Tag Archives: Chinese gold lease

Zooming In On The Chinese Gold Lease Market

The primary reasons mainstream gold analysts (and the media) don’t use Shanghai Gold Exchange (SGE) withdrawals as an indicator for Chinese wholesale gold demand, are – after a few others have been tested – Chinese Commodity Financing Deals (CCFD). Regarding gold these financing operations can be be conducted through round-tripping or gold leasing. Because of the structure of the Chinese gold market round-tripping gold flows are completely separated from the Chinese domestics gold market – the SGE system, and thus SGE withdrawals. There is no need to further investigate round tripping for our understanding of the Chinese domestic gold market.

Turning to gold leasing. The Chinese gold market is structured as such that gold leases are settled on the SGE; lessor and lessee come to an agreement after which gold is transferred from the lessor’s SGE Bullion Account to the lessee’s SGE Bullion Account. As I’ve stated previously lessees will only withdraw gold from the vaults of the SGE when the leased gold will be used in genuine gold business (The World Gold Council agreed with me in email correspondence), as a lessee that is merely seeking cheap funds has no interest in obtaining physical gold, he prefers to sell the leased gold spot at the SGE for its proceeds. Therefor, leasing gold for acquiring cheap funds adds little distortion to total SGE withdrawals when used as wholesale gold demand indicator.

However, to get to the bottom of this, which seems to be my mission in life, we must zoom in on the Chinese gold lease market. Below I present an article written by Minsheng Banking Corp in 2014, translated by Soh Tiong Hum and BullionStar’s Sales Executive See Hong Kang. The article provides essential data on the Chinese gold lease market, for the first time we can read how total lease volume is compounded, what industry segments are leasing how much gold and in what tenors total volume is divided. In a separated post we will analyze these numbers, as I’m still talking to SGE staff and Chinese banks to be positive on the meaning of all numbers.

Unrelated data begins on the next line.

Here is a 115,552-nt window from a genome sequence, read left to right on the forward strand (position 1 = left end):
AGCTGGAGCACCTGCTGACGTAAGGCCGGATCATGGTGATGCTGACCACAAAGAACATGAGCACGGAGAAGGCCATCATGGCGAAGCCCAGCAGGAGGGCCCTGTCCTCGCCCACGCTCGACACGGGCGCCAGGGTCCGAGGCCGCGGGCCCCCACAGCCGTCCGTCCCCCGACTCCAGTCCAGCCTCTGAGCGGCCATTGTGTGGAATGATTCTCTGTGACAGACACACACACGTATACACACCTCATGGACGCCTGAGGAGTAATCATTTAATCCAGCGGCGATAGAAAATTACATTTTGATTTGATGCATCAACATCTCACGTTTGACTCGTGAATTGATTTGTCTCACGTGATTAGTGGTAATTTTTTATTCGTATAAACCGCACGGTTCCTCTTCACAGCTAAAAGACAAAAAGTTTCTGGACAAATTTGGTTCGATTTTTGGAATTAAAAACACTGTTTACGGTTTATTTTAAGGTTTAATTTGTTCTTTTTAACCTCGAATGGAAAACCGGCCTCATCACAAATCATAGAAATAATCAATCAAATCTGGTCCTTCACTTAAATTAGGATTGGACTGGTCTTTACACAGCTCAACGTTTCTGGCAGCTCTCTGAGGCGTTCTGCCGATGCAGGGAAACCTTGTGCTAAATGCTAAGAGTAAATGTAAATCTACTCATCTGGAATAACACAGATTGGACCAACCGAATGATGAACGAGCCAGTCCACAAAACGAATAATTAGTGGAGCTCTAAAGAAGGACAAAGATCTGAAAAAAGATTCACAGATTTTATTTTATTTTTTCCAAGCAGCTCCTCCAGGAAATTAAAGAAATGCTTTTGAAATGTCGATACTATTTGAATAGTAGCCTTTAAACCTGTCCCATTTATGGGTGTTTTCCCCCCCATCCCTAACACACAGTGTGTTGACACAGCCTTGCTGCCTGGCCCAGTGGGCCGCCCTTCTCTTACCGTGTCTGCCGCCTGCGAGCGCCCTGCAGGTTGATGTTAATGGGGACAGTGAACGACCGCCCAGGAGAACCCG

If you are confused about what the article states as being Chinese consumer gold demand (1,170 tonnes in 2013), consider this China Gold Association (CGA) estimate is measured at retail level and likely only from sales by CGA members. To familiarize with all demand metrics used in the Chinese gold market read this post.    

Some data handles:

2013 CGA vs WGC

Translation of the Minsheng Banking Corp article, written by Tang Xiang Bin, 2014:

Gold Supply & Demand, Gold Leasing And Shenzhen Market Research Report

Abstract: In 2013, domestic consumer demand for gold reached a record high of 1,170 tonnes for the first time, more than 35 % over 2012. As rationality returns to consumers, 2014 domestic gold demand may retrace back to normal levels after being depleted by last year’s explosive growth. As imports are able to meet gold demand, China’s gold market shall move from shortage to balance. We expect this year’s first quarter gold and jewelry spending year on year growth will drop to 10 – 20 % of the normal level, while second quarter gold consumption demand will slow further. Expected 2014 domestic gold demand should stay between 900 – 1200 tonnes.

2013 ushered in explosive growth in the gold lease market. The domestic gold lease volume grew substantially to 1,070 tonnes, an increase of 268 % y/y. Based on demand, 2013 gold leasing by enterprises and brand makers reached 781.1 tonnes, 73 % of the year’s total volume, which shows that China’s jewelry market is the most important customer segment. From the rate of growth, interbank gold loans grew rapidly. 2013 interbank leasing increased 439 % y/y which indicates that financialization of gold between China’s banks have strengthened.